Cryptohack Roundup: Bitzlato Boss Admits to Laundering MoneyAlso: Judge Accepts Changpeng Zhao Guilty Plea; November's 'Damaging' Hack Numbers
Every week, ISMG rounds up cybersecurity incidents in digital assets. This week, a Bitzlato co-founder pleaded guilty to money laundering charges, a federal judge accepted the former Binance chief's guilty plea, criminals stole $363M in crypto this November, KyberSwap looks to compensate hack victims, Platypus hackers walked free, and Velodrome and Aerodrome were hacked again.
Bitzlato Co-Founder Pleads Guilty
Anatoly Legkodymov, the Russian co-founder of Hong Kong-based crypto exchange Bitzlato, pleaded guilty in U.S. federal court to money laundering charges after prosecutors said he had facilitated more than illegal activity on the massively popular and now-dismantled cybercrime marketplace Hydra.
Criminals took advantage of the cryptocurrency exchange's lax controls on illicit transactions, and Legkodymov was "well aware" of the activities, said Breon Peace, United States attorney for the Eastern District of New York.
As part of the plea agreement, Legkodymov agreed to dissolve Bitzlato and surrender $23 million in seized assets to authorities.
The exchange had been the largest counterpart to the now-shuttered Hydra darknet marketplace, processing around $700 million in illicit crypto. The indictment said Bitzlato also received millions in ransomware proceeds. Bitzlato was designated a "primary money laundering concern" by the U.S. Treasury's Financial Crimes Enforcement Network earlier in the year, and its infrastructure was seized by law enforcement authorities in January.
Legkodymov was arrested in Miami in January and charged with transmitting illicit funds. Former Bitzlato CEO Mikhail Lunev, marketing director Alexander Goncharenko, contractor Pavel Lerner, and an unnamed dev-ops engineer were reportedly arrested in various European countries, according to co-founder Anton Shkurenko, who was interviewed on the Russian-language crypto YouTube channel Satoshkin Live.
A federal judge accepted Binance founder Changpeng Zhao's guilty plea to charges of money laundering, following the former crypto mogul's entry of a guilty plea on Nov. 21 alongside the exchange's $4.3 billion settlement with U.S. agencies. Zhao pleaded guilty to one count of Bank Secrecy Act violations, stepped down as Binance CEO and agreed to pay $50 million. He is set to be sentenced on Feb 23, and could face a sentence of 18 months in prison. The judge at the U.S. District Court for the Western District of Washington has not decided yet whether Zhao can leave the United States until then, Cointelegraph reported. Zhao sought to return to the United Arab Emirates, where he resides. Prosecutors oppose the request, expressing concerns about securing his return given the absence of an extradition treaty with the UAE.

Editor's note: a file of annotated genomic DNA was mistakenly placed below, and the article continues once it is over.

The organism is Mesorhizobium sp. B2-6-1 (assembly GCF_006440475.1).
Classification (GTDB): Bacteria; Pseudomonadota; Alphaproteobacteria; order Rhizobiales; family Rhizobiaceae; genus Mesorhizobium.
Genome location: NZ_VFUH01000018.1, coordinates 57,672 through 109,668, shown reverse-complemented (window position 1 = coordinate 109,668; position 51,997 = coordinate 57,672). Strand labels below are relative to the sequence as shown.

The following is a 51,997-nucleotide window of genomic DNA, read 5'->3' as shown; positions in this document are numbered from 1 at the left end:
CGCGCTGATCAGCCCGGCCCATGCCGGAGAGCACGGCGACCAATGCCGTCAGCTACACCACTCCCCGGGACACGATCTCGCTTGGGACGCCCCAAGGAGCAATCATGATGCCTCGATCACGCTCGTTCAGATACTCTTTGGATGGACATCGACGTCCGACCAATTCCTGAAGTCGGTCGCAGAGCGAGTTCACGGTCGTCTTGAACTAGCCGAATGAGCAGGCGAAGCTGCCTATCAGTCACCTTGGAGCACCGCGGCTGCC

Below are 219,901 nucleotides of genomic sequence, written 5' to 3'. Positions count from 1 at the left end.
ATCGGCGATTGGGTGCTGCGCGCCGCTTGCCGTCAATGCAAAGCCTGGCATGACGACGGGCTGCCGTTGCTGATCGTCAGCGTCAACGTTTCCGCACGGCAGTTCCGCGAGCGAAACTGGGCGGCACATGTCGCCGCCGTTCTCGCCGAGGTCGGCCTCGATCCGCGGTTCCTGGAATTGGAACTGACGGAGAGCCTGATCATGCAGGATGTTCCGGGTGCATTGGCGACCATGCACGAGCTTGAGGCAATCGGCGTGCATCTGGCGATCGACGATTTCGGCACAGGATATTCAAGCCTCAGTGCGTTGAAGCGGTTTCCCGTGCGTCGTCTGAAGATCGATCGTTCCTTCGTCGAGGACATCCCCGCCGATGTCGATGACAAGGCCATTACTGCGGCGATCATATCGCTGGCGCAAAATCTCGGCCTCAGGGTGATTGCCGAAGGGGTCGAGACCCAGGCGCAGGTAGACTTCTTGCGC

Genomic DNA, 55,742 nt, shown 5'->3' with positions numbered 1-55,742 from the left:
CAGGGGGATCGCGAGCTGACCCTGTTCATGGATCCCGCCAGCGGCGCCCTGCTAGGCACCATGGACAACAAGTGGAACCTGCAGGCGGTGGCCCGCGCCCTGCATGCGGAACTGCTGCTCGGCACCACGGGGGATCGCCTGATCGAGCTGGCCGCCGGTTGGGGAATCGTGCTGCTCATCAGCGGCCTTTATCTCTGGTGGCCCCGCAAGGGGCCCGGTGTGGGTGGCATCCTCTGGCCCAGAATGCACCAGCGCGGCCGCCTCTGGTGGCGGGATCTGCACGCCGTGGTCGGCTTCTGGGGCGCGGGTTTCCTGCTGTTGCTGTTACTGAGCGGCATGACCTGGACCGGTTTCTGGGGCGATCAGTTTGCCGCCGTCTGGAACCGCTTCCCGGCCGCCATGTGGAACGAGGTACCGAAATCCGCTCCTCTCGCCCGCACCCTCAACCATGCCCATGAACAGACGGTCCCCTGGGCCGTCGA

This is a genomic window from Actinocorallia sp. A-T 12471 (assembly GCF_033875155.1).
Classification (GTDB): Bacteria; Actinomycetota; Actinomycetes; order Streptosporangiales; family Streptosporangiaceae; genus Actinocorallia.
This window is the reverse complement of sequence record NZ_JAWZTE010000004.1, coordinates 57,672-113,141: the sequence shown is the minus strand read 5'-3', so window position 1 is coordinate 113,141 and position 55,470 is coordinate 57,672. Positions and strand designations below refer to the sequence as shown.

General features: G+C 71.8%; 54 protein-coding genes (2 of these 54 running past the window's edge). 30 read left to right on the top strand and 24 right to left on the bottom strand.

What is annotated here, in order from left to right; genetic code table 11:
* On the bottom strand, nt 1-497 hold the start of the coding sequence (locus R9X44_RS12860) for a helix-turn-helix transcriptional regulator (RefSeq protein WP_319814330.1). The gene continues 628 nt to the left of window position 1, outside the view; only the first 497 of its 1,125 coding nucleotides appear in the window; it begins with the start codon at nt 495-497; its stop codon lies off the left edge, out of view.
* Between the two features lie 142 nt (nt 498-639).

November Hack Statistics
November was the most "damaging" month for the cryptocurrency industry in terms of scams and exploits. Criminals stole $363 million, CertiK said. Around $316.4 million of the total came from exploits alone, while the $45 million attack on KyberSwap contributed nearly all of the $45.5 million flash loan attack total. The largest hacks of the month were the $131 million Poloniex and $113 million HTX hacks, it said. At the end of November, there was a total of $1.7 billion worth of losses from exploits, exit scams and flash loan attacks in 2023.
KyberSwap looks to allocate funds from its treasury to compensate victims who lost money in the $48.8 million hack last week. The company said it would provide specific grant details within two weeks. Investigations into the hack revealed that the exploit had stemmed from weaknesses in KyberSwap's concentrated liquidity pools, which allowed an attacker to manipulate liquidity boundaries. It also proposed a 10% reward to the perpetrator for asset return, with KyberSwap recovering $4.7 million through separate channels.
Two brothers allegedly responsible for stealing $8.5 million from decentralized finance protocol Platypus reportedly walked free after an acquittal from a French court. Law enforcement arrested Mohammed M and Benamar M in February. Mohammed M was indicted for accessing and maintaining an automated data processing system, fraud and money laundering, and Benamar M was accused of receiving stolen property. In October, Mohammed M claimed in the Paris judicial court to have acted in good faith and defended his actions as those of an ethical hacker, Le Monde reported. He reportedly said he wanted to store the endangered funds from Platypus to return them later, in exchange for a 10% bounty.
Velodrome and Aerodrome
Decentralized exchanges Velodrome and Aerodrome suffered a second front-end compromise in the same week. The Velodrome and Aerodrome teams said that their provider Porkbun was exploited, adding hours later that they had transferred to a new provider and restored access to their websites. The companies are independent and separate entities. Blockchain investigator ZachXBT estimated that the amount stolen is more than $100,000.